Meghan’s playroom was in the attic; it was light and bright, but apart from her dolls and books it wasn’t really a playroom. There was a big brass bed for their occasional visitors but it was Meghan’s retreat now, her haven from her parents’ disputes.

She sat on the rug in front of the cold fireplace; her dolls were asleep, their long-lashed plastic eyes closed. The afternoon sun streamed through the windows, bathing Meghan in warmth. Her parents’ voices were a dull muffle that made her sleepy; she lay down on the rug and slept, thumb in mouth, although mummy said she shouldn’t.

Her nap was short, for the sun still warmed her when she awoke. She rubbed her eyes and pulled her thumb from her mouth – sitting on the bed were two figures Meghan had never seen before.

“Who are you?” she asked, and they smiled at her, although not at each other.

Their names were Tulpa and Enty, and they were here to make friends with Meghan. They were all three about the same size. They looked funny, but Meghan didn’t feel alone anymore. They chatted about her dolls and books, and they played games.

“Did mummy bring you here?” Meghan asked.

Enty smiled slyly, but Tulpa looked sad.

“No, you wanted us to come.”

“I did?” Meghan was mystified, but she was having fun. She had forgotten to be lonely.

Tulpa and Enty came to the playroom every day, and at first, they all played nicely. But one day they couldn’t agree which game to play, and they wouldn’t stop arguing, even when Meghan asked them politely.

“I’ll tell mummy!” she warned. But Enty just slapped at Tulpa and they rolled together, a mass of grabbing hands and pulled hair.

Meghan ran downstairs. Mummy was in the kitchen, Daddy smoked a cigarette at the table.

“Mummy, my friends won’t stop fighting!”

“What friends?” her mother asked, with a guilty start. Maybe she’d forgotten about Meghan.

“Tulpa and Enty, the friends that appeared in my room.”

Her mother’s frown changed into a slow smile.

“I’m sure they’ll stop soon Meghan.”

“But mummy, won’t you come and tell them off?”

An impatient tutting from her father made her mother stiffen. The warm smile died in her eyes.

“Not now Meghan. I’ll bring you some toast soon.”

“Mummy…”

“Please, Meghan!”

She paced dejected back to the playroom. There was an ominous scuffling sound behind the closed door; Meghan was scared, but her mother had told her to go to her room. She peered gingerly round the door: Tulpa lay in the fireplace, her eyes closed just like Meghan’s dolls. Her legs were pointing up the chimney, and as Meghan watched she saw a tiny pair of hands reach down and grab Tulpa’s ankles. Slowly, slowly, Tulpa disappeared up the chimney. She never opened her eyes.

When Tulpa had completely disappeared, Enty’s voice came down the chimney, with a small fall of soot.

“I’ll be back soon Meghan. You had better play nicely…”

Meghan sucked on her thumb and waited on the rug.


Author Bio: Margaret McGoverne is currently writing her first full-length novel while being distracted by short stories, flash fiction and her blog about all things writing.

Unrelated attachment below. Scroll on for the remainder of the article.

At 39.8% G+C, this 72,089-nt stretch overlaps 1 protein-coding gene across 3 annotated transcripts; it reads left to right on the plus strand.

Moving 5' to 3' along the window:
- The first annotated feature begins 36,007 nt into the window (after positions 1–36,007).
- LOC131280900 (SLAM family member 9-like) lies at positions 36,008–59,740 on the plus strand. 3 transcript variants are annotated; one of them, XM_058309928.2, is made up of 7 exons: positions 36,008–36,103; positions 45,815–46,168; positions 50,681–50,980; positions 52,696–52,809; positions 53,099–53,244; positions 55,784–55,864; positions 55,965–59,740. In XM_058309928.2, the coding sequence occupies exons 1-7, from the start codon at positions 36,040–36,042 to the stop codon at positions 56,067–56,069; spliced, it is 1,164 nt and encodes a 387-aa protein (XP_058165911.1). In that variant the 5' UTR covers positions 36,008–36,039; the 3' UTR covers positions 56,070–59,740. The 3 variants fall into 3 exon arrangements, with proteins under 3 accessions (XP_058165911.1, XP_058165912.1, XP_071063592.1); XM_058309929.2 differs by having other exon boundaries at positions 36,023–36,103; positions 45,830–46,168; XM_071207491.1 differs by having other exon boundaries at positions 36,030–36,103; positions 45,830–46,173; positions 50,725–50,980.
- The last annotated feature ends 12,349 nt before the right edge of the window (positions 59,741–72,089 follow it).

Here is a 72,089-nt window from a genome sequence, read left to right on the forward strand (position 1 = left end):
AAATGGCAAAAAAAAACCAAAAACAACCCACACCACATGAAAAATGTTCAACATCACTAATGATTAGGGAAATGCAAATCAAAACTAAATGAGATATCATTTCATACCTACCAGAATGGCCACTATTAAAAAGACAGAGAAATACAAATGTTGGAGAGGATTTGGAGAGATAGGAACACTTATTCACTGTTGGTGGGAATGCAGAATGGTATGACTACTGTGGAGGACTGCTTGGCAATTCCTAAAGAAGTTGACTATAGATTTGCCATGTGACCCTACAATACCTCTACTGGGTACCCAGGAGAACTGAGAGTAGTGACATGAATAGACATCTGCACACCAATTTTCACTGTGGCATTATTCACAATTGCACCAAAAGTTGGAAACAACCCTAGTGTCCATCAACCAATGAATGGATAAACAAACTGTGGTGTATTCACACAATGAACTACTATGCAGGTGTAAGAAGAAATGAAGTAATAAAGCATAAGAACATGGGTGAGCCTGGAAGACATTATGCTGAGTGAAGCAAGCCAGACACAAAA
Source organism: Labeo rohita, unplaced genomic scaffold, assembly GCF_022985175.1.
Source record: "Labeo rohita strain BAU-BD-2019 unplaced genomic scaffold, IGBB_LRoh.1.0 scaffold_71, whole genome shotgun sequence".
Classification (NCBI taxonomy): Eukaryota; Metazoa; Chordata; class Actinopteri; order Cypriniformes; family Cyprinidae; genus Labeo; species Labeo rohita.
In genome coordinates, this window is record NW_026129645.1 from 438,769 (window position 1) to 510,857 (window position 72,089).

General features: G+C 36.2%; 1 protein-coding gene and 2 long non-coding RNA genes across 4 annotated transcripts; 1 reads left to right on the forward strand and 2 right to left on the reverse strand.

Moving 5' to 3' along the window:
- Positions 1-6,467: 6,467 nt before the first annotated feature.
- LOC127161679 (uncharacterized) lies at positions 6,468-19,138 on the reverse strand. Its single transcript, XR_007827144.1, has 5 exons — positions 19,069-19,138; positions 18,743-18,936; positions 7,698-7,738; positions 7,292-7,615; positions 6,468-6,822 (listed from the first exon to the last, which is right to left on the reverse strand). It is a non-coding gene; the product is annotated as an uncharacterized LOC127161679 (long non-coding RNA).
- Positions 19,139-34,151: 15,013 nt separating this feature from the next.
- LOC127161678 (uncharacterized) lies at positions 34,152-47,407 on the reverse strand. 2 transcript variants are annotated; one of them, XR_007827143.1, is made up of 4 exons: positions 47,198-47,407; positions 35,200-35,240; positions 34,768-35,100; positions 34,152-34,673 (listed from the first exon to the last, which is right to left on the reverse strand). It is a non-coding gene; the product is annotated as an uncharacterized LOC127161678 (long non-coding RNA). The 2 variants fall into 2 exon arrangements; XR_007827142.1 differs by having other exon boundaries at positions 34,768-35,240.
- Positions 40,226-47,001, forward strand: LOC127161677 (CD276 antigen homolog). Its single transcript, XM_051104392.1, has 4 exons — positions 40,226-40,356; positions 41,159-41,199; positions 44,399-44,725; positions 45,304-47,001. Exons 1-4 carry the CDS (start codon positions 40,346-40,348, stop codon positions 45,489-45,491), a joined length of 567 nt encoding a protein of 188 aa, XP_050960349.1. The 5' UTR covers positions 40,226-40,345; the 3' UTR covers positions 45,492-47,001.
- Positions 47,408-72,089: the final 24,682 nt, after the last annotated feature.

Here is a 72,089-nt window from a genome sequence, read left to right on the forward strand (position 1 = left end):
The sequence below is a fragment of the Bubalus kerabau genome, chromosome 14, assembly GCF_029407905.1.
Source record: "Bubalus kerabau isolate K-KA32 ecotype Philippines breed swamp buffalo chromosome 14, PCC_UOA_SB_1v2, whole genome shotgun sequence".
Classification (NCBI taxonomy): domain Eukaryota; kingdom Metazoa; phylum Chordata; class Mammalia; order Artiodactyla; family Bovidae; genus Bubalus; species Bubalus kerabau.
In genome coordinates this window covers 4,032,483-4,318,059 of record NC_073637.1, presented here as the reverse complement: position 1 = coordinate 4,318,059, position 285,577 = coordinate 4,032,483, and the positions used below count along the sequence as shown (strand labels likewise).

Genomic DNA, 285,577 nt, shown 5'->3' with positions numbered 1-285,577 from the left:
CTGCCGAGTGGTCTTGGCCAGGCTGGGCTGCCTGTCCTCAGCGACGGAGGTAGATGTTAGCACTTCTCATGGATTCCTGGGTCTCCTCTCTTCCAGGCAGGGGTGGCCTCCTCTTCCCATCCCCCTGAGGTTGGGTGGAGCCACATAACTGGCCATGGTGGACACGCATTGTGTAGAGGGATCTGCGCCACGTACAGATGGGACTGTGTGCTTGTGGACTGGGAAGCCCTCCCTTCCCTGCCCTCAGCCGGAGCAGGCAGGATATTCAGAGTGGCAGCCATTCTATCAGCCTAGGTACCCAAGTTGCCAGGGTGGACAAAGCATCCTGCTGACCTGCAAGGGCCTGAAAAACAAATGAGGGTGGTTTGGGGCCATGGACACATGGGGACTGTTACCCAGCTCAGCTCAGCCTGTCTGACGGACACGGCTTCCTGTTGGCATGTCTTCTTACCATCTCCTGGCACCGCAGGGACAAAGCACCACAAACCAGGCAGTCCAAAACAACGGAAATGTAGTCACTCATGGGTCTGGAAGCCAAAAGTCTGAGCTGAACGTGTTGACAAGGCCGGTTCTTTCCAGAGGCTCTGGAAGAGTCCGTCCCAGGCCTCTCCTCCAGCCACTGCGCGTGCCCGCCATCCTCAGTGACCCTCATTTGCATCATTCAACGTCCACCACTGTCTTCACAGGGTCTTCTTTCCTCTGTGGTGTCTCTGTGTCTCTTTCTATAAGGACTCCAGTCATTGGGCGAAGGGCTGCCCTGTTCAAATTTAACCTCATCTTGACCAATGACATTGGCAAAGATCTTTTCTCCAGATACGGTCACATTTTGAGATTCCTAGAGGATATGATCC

Encounter

By Elizabeth Bradley

Gravel skittered down the desolate road as Jenn kicked her feet, hypnotized by the crunch and scatter in the otherwise silent air. Fog had descended on the forest suddenly and caught her more than a mile out from camp. She hitched the leather strap on her shoulder, repositioning her rifle and tried to ignore the churning of her stomach. She wasn’t expected back for hours, but the fog had obliterated her chances of tracking anything in the woods. Her t-shirt clung to her slick skin underneath the thick canvas jacket. She shivered.

Trees towered over her, stark and menacing in the semi-darkness. They appeared from nothing and then receded behind her, back into the thickening fog.

Her breath rose in a mist. She gripped the leather rifle strap, her knuckles white. Quickening her pace she glanced around, trying to find something familiar. Had she passed the turnoff?

Two lights appeared, cutting through the fog. Jenn jumped to the side of the road and waved her arms, hoping that the passing motorist would see her. But the lights did not come any closer. She dropped her arms. Slipping its strap from her shoulder, she swung her gun to the ready.

“Hello?” Her words were swallowed by the dense mist. The ground was silent beneath her as she edged forward, years of stalking deer gave her a light foot. A tall figure emerged from the fog. Its back was to her and wrapped in a long coat.

“Hello?” she called again, lowering the rifle. The figure twitched. She pulled the gun up, trained on the stranger. “Can you hear me?”

She gripped the gun tighter trying to resist trembling, adrenaline coursing through her veins. The figure turned. Her stomach tightened and though she tried to speak, no words could escape. The creature standing in the middle of the road was shaped like a man, but there was something wrong. Its features were distorted and stretched. Dark black eyes bore holes into her.

It darted towards her and she pulled the trigger.

The bullet exploded from the end of her rifle in slow motion. A flash of fire. The acrid stench of gunpowder hit her nostrils. The figure raised its arms, pointing in her direction. The bullet swerved and headed straight for her. It slammed into her shoulder and pain blinded her as she fell.

Gasping for air, Jenn gaped at the figure who stood only a foot away. A loud whirring rang in her ears, and the lights ahead grew stronger, enveloping them both in light and sound. With a crack, the figure vanished, and as the light dissipated around her broken body, she disappeared in the darkness.


Author Bio: Elizabeth Bradley is a writer and mother living in the rural Alaskan bush. Her flash fiction has been published in StrippedLit500, and longlisted in AdHoc Fiction’s weekly competition. You can find her on Twitter at @LizjSmith7 She is working on her first novel, which will most certainly feature more aliens.